Reaching into the past to move forward, an unexpected journey into becoming local farmers.
It began with an old black-and-white photograph of Dexter and Henry Pearson, two elderly brothers walking through an open field on property that Bill and Lesley King purchased six years ago. Something about the image of the two farmers—rail-thin, their faces weathered from years of working outdoors—struck a chord with the Greenwich couple.
Initially, the Kings bought the Greek Revival house and 50 acres bordering the Steep Rock Association as a weekend house where they and their four children, now ages six through 16, could experience a rural life. They named the place The Back Forty, signaling the second half of their over-forty lives and as a nod to farm slang for remote, uncultivated acreage.
But at the closing, the former homeowner gave them a black-and-white photo of the Pearson brothers, dairy farmers who owned the farm until the 1980s. Neither brother had married, and they worked tirelessly on up until their death. Dexter died on his tractor; and Henry passed away in his sleep not long after. “It really hit home that we were part of a much larger picture, a deeper agricultural heritage,” says Bill. “And, it made us much more aware of the farming community in Litchfield County.”
But the turning point for them came after they planted a couple hundred tomato plants on not much more than a quarter-acre of land. “We were just growing for ourselves and our extended family and not thinking about a commercial enterprise,” says Lesley.
But they soon found themselves overrun with vegetables. They began donating them to Neighbor to Neighbor in Greenwich, a non-profit nutritional-based food pantry. “We also realized that real organic farming was going to be beyond our skill set and about that time we were introduced to Stone Barns Center for Food and Agriculture in Pocantico Hills, New York,” says Bill.
A working farm and educational center, Stone Barnss operates Blue Hill, one of the most successful farm-to-table restaurants in the northeast. Lesley had been given a gift certificate to the restaurant for her volunteer work at a Greenwich church and she became fascinated with the restaurant’s approach to food. “There is only one menu, a farmer’s feast. And the server goes into great detail explaining each of the ingredients, the history and how they are grown, so you really gain a sense of what you are eating,” says Lesley, who gave Bill a farm tour for his birthday. “We ended up developing a relationship with Stone Barns,” says Bill, who now sits on the board.
In 2011, Stone Farms helped the Kings develop a pilot program allowing one of its apprentices to gain experience by managing the Back Forty Farm. With more help, the Kings expanded their farm operation. They grew more vegetables, raised layer hens for eggs, and sourced local products to distribute at Greenwich businesses they co-own, including Green and Tonic, a vegetarian take-out; The BackForty Kitchen, a full-service restaurant; and, The Back Forty Mercantile, a modern incarnation of a general store. They also sell produce at the Old Greenwich Farmer’s Market, a weekly farmer’s market Lesley formed with several families.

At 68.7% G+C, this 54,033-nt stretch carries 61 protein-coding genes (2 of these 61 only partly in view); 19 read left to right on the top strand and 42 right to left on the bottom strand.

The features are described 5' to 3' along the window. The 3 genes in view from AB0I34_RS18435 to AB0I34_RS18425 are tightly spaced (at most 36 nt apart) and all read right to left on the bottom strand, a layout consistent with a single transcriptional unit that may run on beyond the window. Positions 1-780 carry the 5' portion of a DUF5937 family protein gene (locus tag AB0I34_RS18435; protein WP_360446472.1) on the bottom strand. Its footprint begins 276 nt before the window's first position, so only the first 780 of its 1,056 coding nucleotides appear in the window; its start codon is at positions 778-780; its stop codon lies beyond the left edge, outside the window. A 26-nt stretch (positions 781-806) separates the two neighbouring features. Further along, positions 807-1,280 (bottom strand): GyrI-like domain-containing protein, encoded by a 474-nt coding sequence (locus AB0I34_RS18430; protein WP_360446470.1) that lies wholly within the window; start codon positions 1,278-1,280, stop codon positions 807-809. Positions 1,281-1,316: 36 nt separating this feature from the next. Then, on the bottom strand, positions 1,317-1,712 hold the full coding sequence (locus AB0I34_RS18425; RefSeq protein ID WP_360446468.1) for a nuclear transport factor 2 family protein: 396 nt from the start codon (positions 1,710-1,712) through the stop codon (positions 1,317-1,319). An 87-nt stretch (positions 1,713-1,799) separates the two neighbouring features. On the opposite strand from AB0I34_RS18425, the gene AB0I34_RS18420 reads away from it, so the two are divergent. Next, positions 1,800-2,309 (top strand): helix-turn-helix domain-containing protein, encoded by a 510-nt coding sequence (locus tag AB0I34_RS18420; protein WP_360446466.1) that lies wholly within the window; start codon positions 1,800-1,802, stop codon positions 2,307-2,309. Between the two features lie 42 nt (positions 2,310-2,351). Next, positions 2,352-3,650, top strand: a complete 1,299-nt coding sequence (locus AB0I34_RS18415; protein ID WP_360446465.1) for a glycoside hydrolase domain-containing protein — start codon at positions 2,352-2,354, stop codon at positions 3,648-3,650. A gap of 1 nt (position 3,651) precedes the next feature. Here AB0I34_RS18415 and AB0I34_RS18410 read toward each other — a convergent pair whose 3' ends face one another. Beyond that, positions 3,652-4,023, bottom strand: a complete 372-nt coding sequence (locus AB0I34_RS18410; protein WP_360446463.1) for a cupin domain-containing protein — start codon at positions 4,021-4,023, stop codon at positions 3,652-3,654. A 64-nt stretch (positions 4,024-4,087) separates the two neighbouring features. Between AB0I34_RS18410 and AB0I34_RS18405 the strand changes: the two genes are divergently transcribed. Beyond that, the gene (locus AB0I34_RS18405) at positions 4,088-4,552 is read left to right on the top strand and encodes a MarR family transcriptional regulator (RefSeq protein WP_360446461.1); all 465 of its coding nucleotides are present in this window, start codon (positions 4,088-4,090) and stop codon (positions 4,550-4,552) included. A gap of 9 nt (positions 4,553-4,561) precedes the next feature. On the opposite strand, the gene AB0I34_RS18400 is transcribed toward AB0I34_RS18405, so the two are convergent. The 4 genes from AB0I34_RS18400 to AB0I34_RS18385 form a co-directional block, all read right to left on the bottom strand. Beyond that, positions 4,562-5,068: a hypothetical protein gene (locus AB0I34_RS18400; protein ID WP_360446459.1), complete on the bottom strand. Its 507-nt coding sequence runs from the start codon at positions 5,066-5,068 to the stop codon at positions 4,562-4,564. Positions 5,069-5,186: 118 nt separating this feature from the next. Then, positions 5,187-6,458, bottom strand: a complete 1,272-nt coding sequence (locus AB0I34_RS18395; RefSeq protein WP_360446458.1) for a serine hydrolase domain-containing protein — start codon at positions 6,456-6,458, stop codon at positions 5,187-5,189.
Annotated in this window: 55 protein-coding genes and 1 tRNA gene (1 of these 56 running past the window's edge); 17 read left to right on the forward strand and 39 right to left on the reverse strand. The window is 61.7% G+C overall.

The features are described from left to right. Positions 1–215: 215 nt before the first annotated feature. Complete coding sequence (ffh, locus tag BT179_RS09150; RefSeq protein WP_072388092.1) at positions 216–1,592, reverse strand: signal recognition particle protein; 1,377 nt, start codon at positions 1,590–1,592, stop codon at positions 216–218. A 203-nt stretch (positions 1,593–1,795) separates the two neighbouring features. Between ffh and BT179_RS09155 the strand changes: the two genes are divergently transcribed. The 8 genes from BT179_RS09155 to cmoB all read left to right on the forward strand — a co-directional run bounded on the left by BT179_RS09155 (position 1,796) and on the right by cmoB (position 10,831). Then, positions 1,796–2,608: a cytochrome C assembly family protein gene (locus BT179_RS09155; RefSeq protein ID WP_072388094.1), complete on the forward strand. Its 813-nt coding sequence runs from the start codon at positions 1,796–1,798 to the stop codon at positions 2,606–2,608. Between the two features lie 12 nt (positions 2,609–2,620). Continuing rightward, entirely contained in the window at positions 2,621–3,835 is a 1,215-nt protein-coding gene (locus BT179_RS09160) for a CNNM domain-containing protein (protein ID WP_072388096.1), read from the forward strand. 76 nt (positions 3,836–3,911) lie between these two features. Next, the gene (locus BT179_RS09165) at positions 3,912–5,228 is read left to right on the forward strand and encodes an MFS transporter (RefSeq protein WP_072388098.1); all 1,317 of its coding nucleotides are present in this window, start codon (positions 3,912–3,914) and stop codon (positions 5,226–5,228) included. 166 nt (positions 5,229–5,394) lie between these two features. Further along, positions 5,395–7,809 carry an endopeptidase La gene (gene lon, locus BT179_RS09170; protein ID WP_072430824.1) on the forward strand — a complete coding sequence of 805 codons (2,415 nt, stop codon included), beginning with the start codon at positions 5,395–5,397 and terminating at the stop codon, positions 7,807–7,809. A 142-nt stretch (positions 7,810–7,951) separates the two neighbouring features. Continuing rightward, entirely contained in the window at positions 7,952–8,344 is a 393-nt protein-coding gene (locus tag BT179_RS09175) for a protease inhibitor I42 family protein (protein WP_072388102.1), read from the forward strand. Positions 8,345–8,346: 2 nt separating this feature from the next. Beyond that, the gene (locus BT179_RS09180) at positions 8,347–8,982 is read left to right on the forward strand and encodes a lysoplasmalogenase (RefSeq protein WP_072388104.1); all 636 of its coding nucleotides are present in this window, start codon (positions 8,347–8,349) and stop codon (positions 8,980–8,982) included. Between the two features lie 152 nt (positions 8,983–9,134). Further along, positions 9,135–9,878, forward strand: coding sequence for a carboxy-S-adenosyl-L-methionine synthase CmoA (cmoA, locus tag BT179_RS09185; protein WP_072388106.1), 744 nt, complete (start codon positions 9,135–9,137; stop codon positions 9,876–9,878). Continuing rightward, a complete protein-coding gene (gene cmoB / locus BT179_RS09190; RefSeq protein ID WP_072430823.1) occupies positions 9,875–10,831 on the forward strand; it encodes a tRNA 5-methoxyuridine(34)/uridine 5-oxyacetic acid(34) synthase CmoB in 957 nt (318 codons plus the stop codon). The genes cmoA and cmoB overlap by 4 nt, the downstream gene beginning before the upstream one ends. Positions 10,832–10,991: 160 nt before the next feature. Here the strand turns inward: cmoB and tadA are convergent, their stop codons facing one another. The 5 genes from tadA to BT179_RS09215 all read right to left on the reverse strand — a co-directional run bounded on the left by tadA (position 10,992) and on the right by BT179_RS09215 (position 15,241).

More recently, they began selling to local restaurants, including The Community Table and White Horse Country Pub and Restaurant.
They purchased an additional 25 acres and restored farm structures. The house had been had been added onto over the years and renovated, but the beautifully proportioned old barn was completely broken-down. During its renovation, the Kings uncovered a treasure that helped piece together the history of the farm. Buried among old hay bales, they discovered Dexter and Henry’s filing system: a milk container filled with old coffee jars stuffed with more than 2,000 farm records.
They removed and carefully flattened and framed many of the papers. Among them were handwritten invoices: a monthly telephone bill totaling $13, a receipt for white washing the barn totaled $12, property taxes that were lower than today’s take-out pizza.
As the Kings moved forward—employing solar-powered electric fencing, using chicken coops on wheels, and experimenting with non-native crops—they continued to delve into the farm’s past. “We uncovered a farmer’s graveyard, not for human remains but a junkyard where all the old equipment, empty bottles and debris was tossed,” says Lesley.
They also hired Thomas Wessels, an ecologist, writer, and professor at Antioch College. Wessels has been described as a forensic forest scientist who analyzes land and pieces together its history. Based on formation of the stone walls in the yard area, Wessels theorized the earliest use of the property was for growing flax, probably as early as the 1700s.
It reinforced a realization that “we are just part of this much larger narrative,” says Bill. As for Henry and Dexter, their photo now occupies a prominent place at the entry of the house where, says Lesley, “We’re reminded every day we’re carrying on their tradition.”